At last week’s Red Hat Summit, company execs painted Microsoft as their bitter rival. But the two vendors may have more in common than you’d think.
I was reading Beth Pariseau’s story on KVM’s slow go of it in the virtualization market, and I started to sense a pattern: A lot of the reasons that Red Hat Summit attendees gave for not moving to KVM were the same reasons that other IT pros have given for not deploying Microsoft Hyper-V.
To illustrate this point, here are some snippets from that story, with one change: I replaced “KVM” or “open source software” with “Hyper-V.” Check it out:
- “Hyper-V still lacks some of the advanced features available in competitor offerings, such as … storage live migration.”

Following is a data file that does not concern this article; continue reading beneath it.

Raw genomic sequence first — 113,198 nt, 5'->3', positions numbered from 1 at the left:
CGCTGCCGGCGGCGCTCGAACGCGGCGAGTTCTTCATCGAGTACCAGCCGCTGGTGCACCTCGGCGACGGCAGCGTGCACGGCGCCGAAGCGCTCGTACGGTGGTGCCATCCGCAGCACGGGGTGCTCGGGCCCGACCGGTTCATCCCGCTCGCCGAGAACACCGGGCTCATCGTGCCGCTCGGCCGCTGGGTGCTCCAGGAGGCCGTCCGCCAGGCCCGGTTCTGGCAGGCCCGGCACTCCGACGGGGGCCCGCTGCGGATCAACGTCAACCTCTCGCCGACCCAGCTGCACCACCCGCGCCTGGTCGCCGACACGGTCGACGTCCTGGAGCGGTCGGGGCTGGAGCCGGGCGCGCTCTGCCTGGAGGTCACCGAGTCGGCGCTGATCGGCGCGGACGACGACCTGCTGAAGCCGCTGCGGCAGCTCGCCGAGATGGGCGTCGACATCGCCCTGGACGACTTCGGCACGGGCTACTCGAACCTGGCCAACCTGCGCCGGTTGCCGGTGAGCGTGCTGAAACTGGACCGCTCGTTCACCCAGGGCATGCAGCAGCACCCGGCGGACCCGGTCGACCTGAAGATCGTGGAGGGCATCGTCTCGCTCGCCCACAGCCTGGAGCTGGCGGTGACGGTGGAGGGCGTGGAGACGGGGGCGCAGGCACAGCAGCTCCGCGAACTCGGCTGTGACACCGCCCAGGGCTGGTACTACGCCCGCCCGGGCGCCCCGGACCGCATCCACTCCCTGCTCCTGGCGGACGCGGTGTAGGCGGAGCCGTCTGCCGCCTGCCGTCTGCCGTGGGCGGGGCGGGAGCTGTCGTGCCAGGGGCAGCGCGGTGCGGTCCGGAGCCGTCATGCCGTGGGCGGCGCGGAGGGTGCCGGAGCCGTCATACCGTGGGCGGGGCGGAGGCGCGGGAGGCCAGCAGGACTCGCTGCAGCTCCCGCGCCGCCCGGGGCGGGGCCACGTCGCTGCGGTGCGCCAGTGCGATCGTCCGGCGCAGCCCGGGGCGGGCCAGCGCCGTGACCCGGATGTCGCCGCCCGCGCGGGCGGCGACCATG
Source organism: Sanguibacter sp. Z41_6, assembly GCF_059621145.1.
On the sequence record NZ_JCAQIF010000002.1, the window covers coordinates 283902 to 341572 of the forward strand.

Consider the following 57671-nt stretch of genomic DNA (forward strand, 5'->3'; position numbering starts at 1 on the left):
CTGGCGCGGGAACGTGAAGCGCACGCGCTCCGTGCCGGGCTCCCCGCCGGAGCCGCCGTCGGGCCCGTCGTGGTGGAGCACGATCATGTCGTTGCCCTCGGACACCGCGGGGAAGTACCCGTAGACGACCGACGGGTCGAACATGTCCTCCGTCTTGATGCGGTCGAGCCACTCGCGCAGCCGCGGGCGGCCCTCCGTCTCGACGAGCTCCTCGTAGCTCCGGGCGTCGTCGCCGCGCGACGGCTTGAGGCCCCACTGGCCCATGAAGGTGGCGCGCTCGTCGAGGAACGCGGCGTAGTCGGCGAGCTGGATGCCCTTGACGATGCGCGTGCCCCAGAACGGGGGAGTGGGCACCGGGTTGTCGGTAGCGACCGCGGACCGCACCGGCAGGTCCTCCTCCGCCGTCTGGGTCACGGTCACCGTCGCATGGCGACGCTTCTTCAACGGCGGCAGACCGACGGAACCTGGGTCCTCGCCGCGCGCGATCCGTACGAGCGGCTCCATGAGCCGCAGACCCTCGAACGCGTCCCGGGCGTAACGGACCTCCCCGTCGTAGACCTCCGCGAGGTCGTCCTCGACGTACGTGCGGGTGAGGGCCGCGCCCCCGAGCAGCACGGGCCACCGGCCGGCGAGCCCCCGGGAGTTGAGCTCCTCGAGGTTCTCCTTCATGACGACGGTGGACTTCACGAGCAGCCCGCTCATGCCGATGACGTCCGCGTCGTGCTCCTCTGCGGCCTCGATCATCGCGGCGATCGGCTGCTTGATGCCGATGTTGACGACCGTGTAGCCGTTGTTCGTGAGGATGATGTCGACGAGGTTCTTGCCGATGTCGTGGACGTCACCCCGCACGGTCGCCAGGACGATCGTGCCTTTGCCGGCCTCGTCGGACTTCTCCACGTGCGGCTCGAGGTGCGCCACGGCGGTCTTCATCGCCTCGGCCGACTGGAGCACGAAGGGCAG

- “Hyper-V will eventually reach technical parity with competitive hypervisors … but reaching technical parity may not be enough.”
- “He’d like to go with Hyper-V throughout his company’s 300-server environment, but Windows admins have other ideas. ‘The group that went to virtualization first went to VMware, and VMware’s what they’re comfortable with. It’s totally a political thing.’”
It just goes to show that you can talk all you want about the benefits of KVM being part of the Linux kernel, or about Hyper-V’s low price tag, but VMware’s head start and maturity continue to set it apart. If there were really major flaws in VMware’s technology, or if VMware adopted Oraclean pricing, those would be specific missteps that Red Hat and Microsoft could exploit.
But when people say, “We’ve used VMware for a long time, and we like it,” there’s really not much competitors can do — except invent a time machine and enter the server virtualization market a couple years earlier.